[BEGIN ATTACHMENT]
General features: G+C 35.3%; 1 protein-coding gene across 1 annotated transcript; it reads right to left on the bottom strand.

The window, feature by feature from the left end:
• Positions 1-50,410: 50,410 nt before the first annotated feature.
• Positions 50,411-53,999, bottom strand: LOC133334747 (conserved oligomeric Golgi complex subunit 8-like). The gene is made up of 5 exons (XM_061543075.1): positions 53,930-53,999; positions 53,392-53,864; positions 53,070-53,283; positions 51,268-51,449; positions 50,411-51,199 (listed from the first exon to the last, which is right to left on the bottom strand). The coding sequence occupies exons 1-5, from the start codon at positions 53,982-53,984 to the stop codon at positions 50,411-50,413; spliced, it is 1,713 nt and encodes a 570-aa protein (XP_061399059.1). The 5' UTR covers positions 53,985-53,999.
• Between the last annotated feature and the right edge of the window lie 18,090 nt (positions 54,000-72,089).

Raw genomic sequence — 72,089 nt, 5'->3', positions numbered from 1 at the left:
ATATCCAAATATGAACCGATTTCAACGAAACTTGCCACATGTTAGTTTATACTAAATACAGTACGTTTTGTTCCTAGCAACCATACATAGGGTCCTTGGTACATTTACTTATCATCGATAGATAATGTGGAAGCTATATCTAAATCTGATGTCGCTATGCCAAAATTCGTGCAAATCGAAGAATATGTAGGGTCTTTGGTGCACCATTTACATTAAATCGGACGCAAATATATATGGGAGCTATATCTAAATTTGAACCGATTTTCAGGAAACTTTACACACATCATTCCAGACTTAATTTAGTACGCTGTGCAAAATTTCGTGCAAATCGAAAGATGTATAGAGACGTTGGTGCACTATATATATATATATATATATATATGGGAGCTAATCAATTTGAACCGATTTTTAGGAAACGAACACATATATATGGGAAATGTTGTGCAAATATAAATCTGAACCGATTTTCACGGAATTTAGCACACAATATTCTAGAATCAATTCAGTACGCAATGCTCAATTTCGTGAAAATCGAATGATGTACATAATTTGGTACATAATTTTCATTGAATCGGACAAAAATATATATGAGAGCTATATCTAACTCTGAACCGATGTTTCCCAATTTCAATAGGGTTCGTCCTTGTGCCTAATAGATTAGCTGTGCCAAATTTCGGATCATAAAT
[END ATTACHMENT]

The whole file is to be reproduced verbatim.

General features: G+C 35.3%; 1 protein-coding gene across 1 annotated transcript; it reads right to left on the bottom strand.

The window, feature by feature from the left end:
• Positions 1-50,410: 50,410 nt before the first annotated feature.
• Positions 50,411-53,999, bottom strand: LOC133334747 (conserved oligomeric Golgi complex subunit 8-like). The gene is made up of 5 exons (XM_061543075.1): positions 53,930-53,999; positions 53,392-53,864; positions 53,070-53,283; positions 51,268-51,449; positions 50,411-51,199 (listed from the first exon to the last, which is right to left on the bottom strand). The coding sequence occupies exons 1-5, from the start codon at positions 53,982-53,984 to the stop codon at positions 50,411-50,413; spliced, it is 1,713 nt and encodes a 570-aa protein (XP_061399059.1). The 5' UTR covers positions 53,985-53,999.
• Between the last annotated feature and the right edge of the window lie 18,090 nt (positions 54,000-72,089).

Raw genomic sequence — 72,089 nt, 5'->3', positions numbered from 1 at the left:
ATATCCAAATATGAACCGATTTCAACGAAACTTGCCACATGTTAGTTTATACTAAATACAGTACGTTTTGTTCCTAGCAACCATACATAGGGTCCTTGGTACATTTACTTATCATCGATAGATAATGTGGAAGCTATATCTAAATCTGATGTCGCTATGCCAAAATTCGTGCAAATCGAAGAATATGTAGGGTCTTTGGTGCACCATTTACATTAAATCGGACGCAAATATATATGGGAGCTATATCTAAATTTGAACCGATTTTCAGGAAACTTTACACACATCATTCCAGACTTAATTTAGTACGCTGTGCAAAATTTCGTGCAAATCGAAAGATGTATAGAGACGTTGGTGCACTATATATATATATATATATATATATGGGAGCTAATCAATTTGAACCGATTTTTAGGAAACGAACACATATATATGGGAAATGTTGTGCAAATATAAATCTGAACCGATTTTCACGGAATTTAGCACACAATATTCTAGAATCAATTCAGTACGCAATGCTCAATTTCGTGAAAATCGAATGATGTACATAATTTGGTACATAATTTTCATTGAATCGGACAAAAATATATATGAGAGCTATATCTAACTCTGAACCGATGTTTCCCAATTTCAATAGGGTTCGTCCTTGTGCCTAATAGATTAGCTGTGCCAAATTTCGGATCATAAAT